Cannonballs flew over the head, Ukrainian soldiers panicked and had a nervous breakdown in Donbass

The years of fighting in the Donbass, turned Volodymyr from a strong, calm soldier to a man who easily lost his temper and yelled at those around him for no reason.

Cannonballs flew over the head, Ukrainian soldiers panicked and had a nervous breakdown in Donbass
Cannonballs flew over the head, Ukrainian soldiers panicked and had a nervous breakdown in Donbass

WARRIOR BECOME A MAN TO ACT LIKE A WILD

Volodymyr (character name changed), a 49-year-old contract soldier, sits between two noisy tables for young men in a trendy pub in Kiev. Today is your day off.

Late afternoon sunlight streamed through the window and onto Volodymyr's muscular body as he grabbed the menu and ordered a juice. Volodymyr is a man of few words, but when he talks, he always looks directly at the person in front of him with intensely focused pale blue eyes.

Volodymyr was a staunch opponent of alcoholism, a prime example of the self-control he had forged during his arduous life from his youth during his military service in the Soviet Union.

Later, as a professional boxer, he was always mentally and physically disciplined.

In 2014, when the Russian-backed separatist movement in the Donetsk region in eastern Ukraine broke out, he decided to return to the army.

A Ukrainian Army soldier from the 92nd Battalion moves to a fighting position at the Shakta Butovka coal mine in Avdiivka, Donetsk after the gunfire of the separatists. Photo: Al Jazeera
A Ukrainian Army soldier from the 92nd Battalion moves to a fighting position at the Shakta Butovka coal mine in Avdiivka, Donetsk after the gunfire of the separatists. Photo: Al Jazeera

Then, a few years ago, when he fought in the front line, suddenly a 152mm shell fell near his position, exploding creating a shock wave that caused great pressure, causing him to suffer brain injuries.

For more than six months after the explosion, Volodymyr felt dizzy. “Sit down, get up, any movement makes me feel nauseous,” he said. “It was really, really scary. I feel like this situation will never end.”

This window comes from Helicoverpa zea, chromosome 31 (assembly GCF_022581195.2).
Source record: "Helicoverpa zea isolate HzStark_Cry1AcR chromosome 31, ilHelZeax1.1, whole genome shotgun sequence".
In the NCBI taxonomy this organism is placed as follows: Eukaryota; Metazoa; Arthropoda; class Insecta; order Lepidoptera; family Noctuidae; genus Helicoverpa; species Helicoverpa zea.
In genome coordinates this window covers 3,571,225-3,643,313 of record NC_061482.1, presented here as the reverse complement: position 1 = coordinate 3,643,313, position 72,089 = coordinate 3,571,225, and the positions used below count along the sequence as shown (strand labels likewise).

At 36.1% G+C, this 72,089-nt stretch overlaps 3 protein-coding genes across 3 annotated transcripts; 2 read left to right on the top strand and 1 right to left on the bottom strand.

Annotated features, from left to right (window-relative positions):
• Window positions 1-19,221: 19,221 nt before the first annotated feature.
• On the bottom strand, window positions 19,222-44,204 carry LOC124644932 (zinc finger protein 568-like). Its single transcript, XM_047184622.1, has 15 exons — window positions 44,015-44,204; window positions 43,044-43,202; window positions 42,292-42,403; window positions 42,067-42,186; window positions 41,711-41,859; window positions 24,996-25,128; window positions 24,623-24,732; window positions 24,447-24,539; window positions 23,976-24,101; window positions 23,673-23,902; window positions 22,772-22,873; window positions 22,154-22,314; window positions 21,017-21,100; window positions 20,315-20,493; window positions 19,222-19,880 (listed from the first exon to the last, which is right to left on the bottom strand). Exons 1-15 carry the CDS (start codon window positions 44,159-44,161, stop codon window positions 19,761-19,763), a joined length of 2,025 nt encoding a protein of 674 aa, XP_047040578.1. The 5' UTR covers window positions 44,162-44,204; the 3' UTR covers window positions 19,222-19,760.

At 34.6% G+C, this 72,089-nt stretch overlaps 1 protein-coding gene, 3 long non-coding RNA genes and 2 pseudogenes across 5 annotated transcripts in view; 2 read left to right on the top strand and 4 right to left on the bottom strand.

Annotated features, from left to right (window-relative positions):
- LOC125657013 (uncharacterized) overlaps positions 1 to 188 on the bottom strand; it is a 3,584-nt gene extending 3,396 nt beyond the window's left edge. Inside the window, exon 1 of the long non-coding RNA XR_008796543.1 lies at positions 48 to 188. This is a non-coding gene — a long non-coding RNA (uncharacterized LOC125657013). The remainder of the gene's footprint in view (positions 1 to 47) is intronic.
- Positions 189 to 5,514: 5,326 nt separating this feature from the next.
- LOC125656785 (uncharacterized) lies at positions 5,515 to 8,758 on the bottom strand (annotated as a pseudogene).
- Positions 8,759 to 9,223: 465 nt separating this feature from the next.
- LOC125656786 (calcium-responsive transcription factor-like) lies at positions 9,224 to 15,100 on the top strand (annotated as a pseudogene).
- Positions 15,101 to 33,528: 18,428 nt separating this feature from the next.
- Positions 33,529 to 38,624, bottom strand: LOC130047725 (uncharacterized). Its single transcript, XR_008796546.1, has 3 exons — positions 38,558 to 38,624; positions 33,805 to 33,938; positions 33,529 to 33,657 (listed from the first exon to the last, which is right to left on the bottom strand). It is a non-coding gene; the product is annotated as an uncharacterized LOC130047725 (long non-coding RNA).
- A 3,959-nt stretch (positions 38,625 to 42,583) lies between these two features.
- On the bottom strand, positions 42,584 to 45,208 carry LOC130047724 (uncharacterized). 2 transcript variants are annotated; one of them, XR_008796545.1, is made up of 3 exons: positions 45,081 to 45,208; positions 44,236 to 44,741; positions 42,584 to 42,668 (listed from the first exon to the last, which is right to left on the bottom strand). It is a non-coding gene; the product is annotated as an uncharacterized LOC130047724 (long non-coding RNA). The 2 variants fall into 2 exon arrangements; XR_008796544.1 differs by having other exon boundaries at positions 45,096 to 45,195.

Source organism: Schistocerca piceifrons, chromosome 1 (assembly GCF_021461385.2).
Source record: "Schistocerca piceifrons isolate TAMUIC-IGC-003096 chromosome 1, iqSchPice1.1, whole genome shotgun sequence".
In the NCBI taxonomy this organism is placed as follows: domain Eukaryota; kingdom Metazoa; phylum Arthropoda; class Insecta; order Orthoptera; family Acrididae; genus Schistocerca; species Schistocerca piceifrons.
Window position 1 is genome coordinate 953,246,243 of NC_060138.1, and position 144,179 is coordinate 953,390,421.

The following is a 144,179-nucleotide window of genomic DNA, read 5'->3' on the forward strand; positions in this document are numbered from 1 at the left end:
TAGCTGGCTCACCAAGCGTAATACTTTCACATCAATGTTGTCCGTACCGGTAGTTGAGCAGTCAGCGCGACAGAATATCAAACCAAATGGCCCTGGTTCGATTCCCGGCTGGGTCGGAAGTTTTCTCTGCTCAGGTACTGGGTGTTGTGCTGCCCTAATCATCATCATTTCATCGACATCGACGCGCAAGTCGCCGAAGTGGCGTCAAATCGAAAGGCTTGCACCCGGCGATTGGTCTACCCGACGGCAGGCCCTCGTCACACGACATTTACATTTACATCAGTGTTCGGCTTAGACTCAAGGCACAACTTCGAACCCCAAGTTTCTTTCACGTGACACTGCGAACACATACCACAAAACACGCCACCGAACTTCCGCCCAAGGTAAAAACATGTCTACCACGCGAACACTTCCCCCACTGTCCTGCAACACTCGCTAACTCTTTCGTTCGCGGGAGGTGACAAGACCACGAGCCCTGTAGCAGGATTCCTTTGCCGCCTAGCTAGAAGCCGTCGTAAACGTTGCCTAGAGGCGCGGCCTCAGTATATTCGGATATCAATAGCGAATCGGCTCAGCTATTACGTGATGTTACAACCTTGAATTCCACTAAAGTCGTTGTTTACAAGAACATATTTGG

Volodymyr was diagnosed with traumatic brain injury (TBI), which can cause dizziness, partial deafness and, in some severe cases, disability or death but can also develop into other mental health conditions. psychiatric disorders, including depression and anxiety disorders.

Volodymyr was no longer the calm man he used to be. That injury and the years of war have made him prone to unusual outbursts, especially when leaving the front lines.

“When I returned to normal life, I felt like a wild person. I didn't realize it, but obviously I was yelling at people and so I got a lot of reprimands."

Volodymyr had no physical injuries, so he decided to keep his symptoms to himself, in keeping with what he perceived to be the military's culture of silence. "My problems are my own, I don't want to burden anyone else."

President Volodymyr Zelenskyy (centre) during a visit to the Ukrainian Army in Donbass. Photo: Reuters
President Volodymyr Zelenskyy (centre) during a visit to the Ukrainian Army in Donbass. Photo: Reuters

HARD CONSEQUENCES OF DISSOLUTION

Ukraine's military was ill-prepared and sorely lacking when fighting against Russian-backed separatists broke out in April 2014.